“Not only is the child a burden for them, they also believe that they will always play ‘second fiddle’ to the child”. It is also a common belief that a mother is so focused on her child, that she has no room in her life for anything else, including herself. Kinger says that as a society, “We place mothers on a pedestal and strip her off her human qualities and desires. A single mother, in fact, could be open to dating as she wants to find a compatible partner and a father figure for her child.”
Priya says that like any other mom, with or without a partner, she keeps the interests of her child at the forefront, but she also wants to have a companion.
“It took me time to realise that I was ready to fall in love again and that men could be interested in me. I felt the physical signs of having carried a child would be a turn-off for men, but I was pleasantly surprised on a couple of occasions. Single moms are scared to lay bare their hearts, but I think we should take every opportunity to do so,” she says.
’The child will not accept me, so I won’t accept him/her’
Kinger tells us of a single mom whose new partner tried to force her to choose between her two children, a six-year-old girl and an 11-year-old boy. The man was ready to accept her daughter but uncomfortable with the idea of butting heads with her pre-adolescent son. “She was asked to send him to a boarding school and then a college abroad, with the extra expenses to be paid by the biological father,” Kinger says.
The exalted position that is bestowed upon men in our society, makes them feel they need to be looked upon as providers and protectors. This makes them wary of children who may not accept them as father figures. So instead of trying to befriend the child, or attend counselling sessions along with the mother and child, they back off on the slightest pretext. Mehta explains that single moms instinctively recognise this hesitance and start feeling guilty and ashamed for dating a single and childless man.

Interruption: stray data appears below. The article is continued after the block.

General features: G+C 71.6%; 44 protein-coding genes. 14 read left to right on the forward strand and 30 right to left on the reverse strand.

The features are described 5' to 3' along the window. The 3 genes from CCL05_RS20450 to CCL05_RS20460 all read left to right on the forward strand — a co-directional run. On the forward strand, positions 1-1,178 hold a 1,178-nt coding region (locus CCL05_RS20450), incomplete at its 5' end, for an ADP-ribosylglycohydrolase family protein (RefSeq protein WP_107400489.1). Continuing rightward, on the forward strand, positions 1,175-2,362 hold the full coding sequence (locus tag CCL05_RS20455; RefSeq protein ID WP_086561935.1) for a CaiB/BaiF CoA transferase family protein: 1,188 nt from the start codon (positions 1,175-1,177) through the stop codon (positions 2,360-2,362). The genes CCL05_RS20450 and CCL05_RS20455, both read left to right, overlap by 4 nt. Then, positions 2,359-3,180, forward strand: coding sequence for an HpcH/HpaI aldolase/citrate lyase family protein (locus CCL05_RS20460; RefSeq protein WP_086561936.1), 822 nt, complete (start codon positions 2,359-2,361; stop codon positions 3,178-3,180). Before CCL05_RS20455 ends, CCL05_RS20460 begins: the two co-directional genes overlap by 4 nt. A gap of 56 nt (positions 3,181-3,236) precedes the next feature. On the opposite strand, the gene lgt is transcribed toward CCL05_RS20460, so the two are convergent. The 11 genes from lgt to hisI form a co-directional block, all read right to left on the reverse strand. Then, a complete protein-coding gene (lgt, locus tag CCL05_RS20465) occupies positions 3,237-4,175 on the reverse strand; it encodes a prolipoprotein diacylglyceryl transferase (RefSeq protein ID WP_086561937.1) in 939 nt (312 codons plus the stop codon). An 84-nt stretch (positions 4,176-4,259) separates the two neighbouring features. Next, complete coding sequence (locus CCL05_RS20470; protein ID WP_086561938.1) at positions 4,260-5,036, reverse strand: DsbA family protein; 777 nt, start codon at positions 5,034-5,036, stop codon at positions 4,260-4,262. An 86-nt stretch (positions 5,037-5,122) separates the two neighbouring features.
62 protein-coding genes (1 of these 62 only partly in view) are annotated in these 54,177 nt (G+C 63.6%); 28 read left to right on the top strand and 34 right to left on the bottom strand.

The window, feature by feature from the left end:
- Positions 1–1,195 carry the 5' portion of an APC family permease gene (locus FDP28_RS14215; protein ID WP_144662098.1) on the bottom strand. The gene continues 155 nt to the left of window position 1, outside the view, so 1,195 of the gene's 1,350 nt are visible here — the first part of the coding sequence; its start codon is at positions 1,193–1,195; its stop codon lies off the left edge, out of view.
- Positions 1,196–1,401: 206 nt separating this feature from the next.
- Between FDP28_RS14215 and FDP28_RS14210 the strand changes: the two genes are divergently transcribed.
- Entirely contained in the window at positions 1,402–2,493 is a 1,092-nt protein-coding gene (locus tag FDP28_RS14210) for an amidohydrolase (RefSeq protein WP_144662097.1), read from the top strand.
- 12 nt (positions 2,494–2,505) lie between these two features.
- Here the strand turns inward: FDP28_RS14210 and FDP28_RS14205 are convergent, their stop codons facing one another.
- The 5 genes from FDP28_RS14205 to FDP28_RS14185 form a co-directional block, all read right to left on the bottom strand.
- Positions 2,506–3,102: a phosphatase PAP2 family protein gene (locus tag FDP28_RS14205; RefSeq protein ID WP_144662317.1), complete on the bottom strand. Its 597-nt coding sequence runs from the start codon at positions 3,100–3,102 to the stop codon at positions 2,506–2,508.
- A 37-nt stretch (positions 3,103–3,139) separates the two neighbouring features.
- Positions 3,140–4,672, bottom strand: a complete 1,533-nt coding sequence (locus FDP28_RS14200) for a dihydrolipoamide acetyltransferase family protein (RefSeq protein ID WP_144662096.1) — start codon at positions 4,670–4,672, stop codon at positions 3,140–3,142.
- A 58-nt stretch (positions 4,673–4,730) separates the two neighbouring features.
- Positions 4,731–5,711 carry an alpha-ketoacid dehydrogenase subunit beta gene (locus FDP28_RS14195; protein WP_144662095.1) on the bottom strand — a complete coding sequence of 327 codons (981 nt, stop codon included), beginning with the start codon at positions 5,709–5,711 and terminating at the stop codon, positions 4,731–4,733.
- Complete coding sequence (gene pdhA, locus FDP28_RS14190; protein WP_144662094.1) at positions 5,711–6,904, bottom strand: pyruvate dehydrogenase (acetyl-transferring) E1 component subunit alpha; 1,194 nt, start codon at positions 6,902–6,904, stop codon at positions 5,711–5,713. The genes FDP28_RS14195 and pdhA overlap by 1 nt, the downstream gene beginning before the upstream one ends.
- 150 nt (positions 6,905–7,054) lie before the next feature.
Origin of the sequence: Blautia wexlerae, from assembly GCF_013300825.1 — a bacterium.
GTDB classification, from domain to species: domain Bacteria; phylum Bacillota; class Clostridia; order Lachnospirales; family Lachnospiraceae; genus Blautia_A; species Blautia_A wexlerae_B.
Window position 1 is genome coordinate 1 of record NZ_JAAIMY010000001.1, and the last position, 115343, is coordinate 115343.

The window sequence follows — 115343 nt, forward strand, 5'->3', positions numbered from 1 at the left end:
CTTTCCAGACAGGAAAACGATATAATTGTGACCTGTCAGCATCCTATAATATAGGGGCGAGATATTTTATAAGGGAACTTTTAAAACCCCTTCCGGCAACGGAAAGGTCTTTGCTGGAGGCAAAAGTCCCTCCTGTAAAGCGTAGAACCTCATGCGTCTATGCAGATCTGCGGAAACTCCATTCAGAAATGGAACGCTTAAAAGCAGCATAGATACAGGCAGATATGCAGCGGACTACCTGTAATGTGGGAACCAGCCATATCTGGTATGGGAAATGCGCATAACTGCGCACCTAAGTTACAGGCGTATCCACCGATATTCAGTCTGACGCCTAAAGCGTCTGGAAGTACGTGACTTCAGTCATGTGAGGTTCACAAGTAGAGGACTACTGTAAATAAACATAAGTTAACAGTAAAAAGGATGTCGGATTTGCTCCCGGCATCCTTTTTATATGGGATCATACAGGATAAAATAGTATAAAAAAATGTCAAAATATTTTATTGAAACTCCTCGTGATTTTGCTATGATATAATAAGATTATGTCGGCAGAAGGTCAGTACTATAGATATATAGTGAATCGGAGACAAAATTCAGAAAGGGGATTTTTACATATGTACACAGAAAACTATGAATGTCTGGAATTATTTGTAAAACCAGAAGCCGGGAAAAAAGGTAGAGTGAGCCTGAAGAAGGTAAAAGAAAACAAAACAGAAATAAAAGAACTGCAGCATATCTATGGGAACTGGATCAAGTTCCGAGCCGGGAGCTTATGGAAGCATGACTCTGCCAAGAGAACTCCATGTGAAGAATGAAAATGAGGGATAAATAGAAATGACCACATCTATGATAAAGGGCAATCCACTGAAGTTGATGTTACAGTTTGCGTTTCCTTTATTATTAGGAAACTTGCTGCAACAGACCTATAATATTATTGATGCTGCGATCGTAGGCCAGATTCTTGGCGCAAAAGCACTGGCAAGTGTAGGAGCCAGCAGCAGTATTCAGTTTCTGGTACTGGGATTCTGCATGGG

“Very often in therapy we work through the layers of emotions and set goals to have a smooth entry of the partner into the woman’s life,” Mehta says. She tells us of a client who had lost her husband to an accident when she was just 30 and had a two-year-old child. “She felt she was a burden to her family, yet felt guilty of wanting to start afresh. Luckily for her, she had supportive family members and in-laws. We worked together for five years, during which she started opening up and voicing her needs. She went on to meet a man who accepted her and her child, and they are living together now,” Mehta says.
‘What about my bloodline?’
Often men feel that a single mother is not open to having more children and this makes them back out of any serious commitment. In addition, “The man and his family do not want her first-born to be the older sibling in the family, and thus have their own bloodline become secondary somehow. Family politics, and a preoccupation with taking the man’s bloodline forward, contribute to prejudices against single mothers,” Kinger says.
Even ‘well-meaning’ relatives have told Akriti that society accepts a single dad remarrying, but that a single mom doing the same is unacceptable. “It’s so sad that we live in a society where not many people encourage and support strong, independent, single working mothers,” she says.
Outdated social mores
Priya says she has encountered barriers regularly in her dating journey. From a sense of misplaced morality to plain meanness, many men and women alike found it incomprehensible that she wanted to find a romantic partner. Some even thought she was a bad influence on the daughter that she was raising single-handedly.
“Indian men, single and married, feel single moms are desperate and easily available. Women on the other hand are full of suspicion, and think we are waiting to entice their boyfriends and husbands. That I may want to dress well for me, is provocation in their eyes,” Priya says.
Priya has a plea for society to change their perception of single moms: “She is just another girl who wants to enjoy her life, and maybe if she’s lucky meet someone special. She isn’t a home-breaker, a fallen woman, or a bad mom.”
This article originally appeared on HuffPost.